The Dunnock is a rather dark, fairly shy and retiring garden bird which is very common throughout Europe. Its favoured habitat is anything which is vaguely dense and scrubby, from gorse bushes on coasts to bramble clumps in woods or a simple garden hedge.
Despite their somewhat drab plumage, Dunnocks are rather an endearing species. They have a lovely intimate courtship display and a sweet warbling song. The Dunnock will often be seen darting out of cover, creeping furtively over a lawn, before darting back into the hedge. Aside from the high-pitched, clear and very resonant “sissisisis” song, the slightly less impressive, but still strong, call note ‘seeh’ is usually heard well before a Dunnock appears. The Dunnock’s older name of ‘Hedge Sparrow’ reveals its liking for such habitats. This name is still used by many country folk today, although the bird is in no way related to the sparrows.
The adult shows a dull grey head and breast, with dark brown on the crown and on the ear-coverts, which can also show very faint white flecking. The mantle and wings are very warm brown, almost rufous, with quite bold blackish streaks. The wings may show a faint white wing bar. The rump is greyer and unstreaked, while the tail is dark brown. The flanks often show warmer russet tones, but also show strong dark streaks. The vent and undertail are off-white to buff. The thick bill is black, the eye dark brown and the legs and feet are dull pink.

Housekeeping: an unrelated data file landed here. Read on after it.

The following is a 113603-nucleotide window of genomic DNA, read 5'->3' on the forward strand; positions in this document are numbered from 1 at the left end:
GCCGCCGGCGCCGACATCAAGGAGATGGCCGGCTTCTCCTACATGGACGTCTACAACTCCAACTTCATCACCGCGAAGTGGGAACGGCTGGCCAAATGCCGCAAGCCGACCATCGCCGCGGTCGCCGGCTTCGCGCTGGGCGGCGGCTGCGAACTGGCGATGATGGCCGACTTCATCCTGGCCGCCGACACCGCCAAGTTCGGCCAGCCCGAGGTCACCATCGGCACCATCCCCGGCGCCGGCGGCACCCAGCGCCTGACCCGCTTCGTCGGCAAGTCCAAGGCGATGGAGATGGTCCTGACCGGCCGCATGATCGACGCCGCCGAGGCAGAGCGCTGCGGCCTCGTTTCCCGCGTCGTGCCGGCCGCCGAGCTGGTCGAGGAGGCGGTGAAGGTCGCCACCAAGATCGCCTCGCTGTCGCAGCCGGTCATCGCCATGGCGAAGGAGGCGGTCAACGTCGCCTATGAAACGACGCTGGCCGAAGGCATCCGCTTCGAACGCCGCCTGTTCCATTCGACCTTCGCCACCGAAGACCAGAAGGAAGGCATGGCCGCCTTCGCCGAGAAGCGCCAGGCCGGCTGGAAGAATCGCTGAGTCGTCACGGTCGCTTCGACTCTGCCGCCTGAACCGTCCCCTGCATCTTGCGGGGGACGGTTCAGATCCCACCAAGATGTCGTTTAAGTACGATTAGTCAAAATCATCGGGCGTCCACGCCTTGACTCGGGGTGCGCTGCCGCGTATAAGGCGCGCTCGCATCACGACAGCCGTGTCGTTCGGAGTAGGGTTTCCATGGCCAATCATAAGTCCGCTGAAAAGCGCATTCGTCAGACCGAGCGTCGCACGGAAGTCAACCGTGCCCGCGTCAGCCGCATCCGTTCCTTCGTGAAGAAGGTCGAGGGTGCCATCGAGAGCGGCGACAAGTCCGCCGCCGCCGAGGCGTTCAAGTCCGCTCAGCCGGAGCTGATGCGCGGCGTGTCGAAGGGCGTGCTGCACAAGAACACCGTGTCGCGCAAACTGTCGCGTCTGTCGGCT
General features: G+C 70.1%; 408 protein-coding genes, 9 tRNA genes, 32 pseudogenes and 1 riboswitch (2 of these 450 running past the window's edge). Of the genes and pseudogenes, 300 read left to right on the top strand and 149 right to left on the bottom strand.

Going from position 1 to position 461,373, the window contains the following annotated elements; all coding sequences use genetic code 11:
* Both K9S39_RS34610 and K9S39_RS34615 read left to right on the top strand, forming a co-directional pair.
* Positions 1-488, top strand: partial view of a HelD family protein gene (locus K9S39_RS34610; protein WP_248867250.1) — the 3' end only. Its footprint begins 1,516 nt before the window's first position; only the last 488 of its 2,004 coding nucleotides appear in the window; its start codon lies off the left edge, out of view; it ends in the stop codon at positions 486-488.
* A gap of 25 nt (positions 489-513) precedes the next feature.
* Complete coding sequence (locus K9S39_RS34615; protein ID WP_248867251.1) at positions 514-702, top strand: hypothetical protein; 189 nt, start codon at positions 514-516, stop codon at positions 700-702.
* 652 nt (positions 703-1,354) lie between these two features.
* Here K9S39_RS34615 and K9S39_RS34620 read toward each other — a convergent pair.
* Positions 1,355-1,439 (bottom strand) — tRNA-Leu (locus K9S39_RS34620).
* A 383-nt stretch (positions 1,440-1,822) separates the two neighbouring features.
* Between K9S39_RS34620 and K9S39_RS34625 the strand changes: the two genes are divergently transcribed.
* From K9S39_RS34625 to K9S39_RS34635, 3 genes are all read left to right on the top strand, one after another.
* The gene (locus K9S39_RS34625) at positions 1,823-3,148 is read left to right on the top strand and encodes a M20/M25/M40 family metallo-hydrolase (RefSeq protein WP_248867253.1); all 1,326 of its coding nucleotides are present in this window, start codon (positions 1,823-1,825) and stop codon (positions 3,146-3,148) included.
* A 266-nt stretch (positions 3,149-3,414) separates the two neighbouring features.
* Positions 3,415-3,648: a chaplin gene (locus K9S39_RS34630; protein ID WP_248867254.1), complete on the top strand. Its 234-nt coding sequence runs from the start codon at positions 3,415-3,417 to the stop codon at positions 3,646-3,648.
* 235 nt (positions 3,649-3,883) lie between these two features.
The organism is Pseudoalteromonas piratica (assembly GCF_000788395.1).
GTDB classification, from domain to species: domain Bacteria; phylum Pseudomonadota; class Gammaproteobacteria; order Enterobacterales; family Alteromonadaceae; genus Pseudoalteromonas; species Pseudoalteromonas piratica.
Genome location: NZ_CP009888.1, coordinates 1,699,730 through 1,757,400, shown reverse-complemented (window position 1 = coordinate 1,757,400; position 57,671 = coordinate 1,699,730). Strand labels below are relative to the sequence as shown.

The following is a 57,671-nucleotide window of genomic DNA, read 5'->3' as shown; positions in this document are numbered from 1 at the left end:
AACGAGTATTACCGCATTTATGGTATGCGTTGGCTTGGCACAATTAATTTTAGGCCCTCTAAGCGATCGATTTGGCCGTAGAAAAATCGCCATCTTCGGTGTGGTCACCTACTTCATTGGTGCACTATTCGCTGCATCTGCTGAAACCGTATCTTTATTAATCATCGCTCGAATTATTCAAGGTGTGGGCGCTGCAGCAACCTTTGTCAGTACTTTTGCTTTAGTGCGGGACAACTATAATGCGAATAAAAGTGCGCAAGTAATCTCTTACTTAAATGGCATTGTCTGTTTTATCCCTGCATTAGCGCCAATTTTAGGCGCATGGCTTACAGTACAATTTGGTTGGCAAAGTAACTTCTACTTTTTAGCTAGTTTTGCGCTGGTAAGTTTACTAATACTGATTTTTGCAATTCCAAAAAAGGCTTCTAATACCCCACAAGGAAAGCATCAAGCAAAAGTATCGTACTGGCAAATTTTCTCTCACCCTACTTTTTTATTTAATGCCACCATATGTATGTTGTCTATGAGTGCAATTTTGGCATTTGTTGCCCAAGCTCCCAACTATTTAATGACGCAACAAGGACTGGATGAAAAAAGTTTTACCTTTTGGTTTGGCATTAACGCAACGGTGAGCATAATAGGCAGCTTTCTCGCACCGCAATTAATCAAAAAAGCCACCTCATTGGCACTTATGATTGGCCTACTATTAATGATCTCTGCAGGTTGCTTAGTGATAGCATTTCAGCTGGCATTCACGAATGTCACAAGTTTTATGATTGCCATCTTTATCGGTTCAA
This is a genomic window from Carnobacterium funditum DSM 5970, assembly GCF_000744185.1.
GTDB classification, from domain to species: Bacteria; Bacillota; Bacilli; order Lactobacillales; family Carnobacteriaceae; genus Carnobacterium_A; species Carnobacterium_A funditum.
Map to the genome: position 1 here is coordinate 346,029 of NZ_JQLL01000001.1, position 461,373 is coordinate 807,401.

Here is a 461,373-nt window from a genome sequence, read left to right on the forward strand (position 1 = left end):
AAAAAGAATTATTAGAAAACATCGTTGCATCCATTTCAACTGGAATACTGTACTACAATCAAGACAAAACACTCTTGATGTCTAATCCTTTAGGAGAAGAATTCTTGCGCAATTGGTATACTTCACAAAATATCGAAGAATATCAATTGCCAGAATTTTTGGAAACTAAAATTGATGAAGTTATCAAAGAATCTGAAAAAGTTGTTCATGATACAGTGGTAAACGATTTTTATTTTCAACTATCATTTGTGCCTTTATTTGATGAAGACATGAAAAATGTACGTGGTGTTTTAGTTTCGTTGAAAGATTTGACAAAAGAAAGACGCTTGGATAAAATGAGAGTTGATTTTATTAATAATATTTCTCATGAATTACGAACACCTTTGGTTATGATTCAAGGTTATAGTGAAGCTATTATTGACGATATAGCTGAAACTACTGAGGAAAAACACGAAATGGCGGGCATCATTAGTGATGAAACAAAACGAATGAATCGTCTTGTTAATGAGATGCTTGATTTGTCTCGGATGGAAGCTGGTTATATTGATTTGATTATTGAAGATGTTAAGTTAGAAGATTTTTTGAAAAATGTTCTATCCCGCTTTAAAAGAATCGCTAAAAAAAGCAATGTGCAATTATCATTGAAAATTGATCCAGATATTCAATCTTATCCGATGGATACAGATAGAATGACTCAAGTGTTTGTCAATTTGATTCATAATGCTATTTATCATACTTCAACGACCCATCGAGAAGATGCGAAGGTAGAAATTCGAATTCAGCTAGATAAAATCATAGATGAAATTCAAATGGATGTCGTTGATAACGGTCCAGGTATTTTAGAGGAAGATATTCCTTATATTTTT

Although superficially resembling a sparrow (hence the still popular name, Hedge Sparrow), the Dunnock is a more slender, less dumpy bird than the House Sparrow and has a thin bill, longish-looking tail and distinctive plumage.
During the late winter and early spring, the male Dunnock enters into a delightful display routine in order to woo an interested female. The male lands on a small branch, usually on top of a hedge, and, when near to a likely-looking female, begins to flick one wing, then the next, in turn for several minutes. Often one male can draw other suitors to an area, and the usually solitary Dunnock may attract a crowd of like-minded wingflickers!
Juveniles are duller than adults. The head is browner, and the upperparts lack the strong rufous tones, appearing plain brown with black streaks. The underparts show heavy black blotches on the breast extending to the flanks. The throat and undertail are whiter than the adults. The bill is silvery-grey.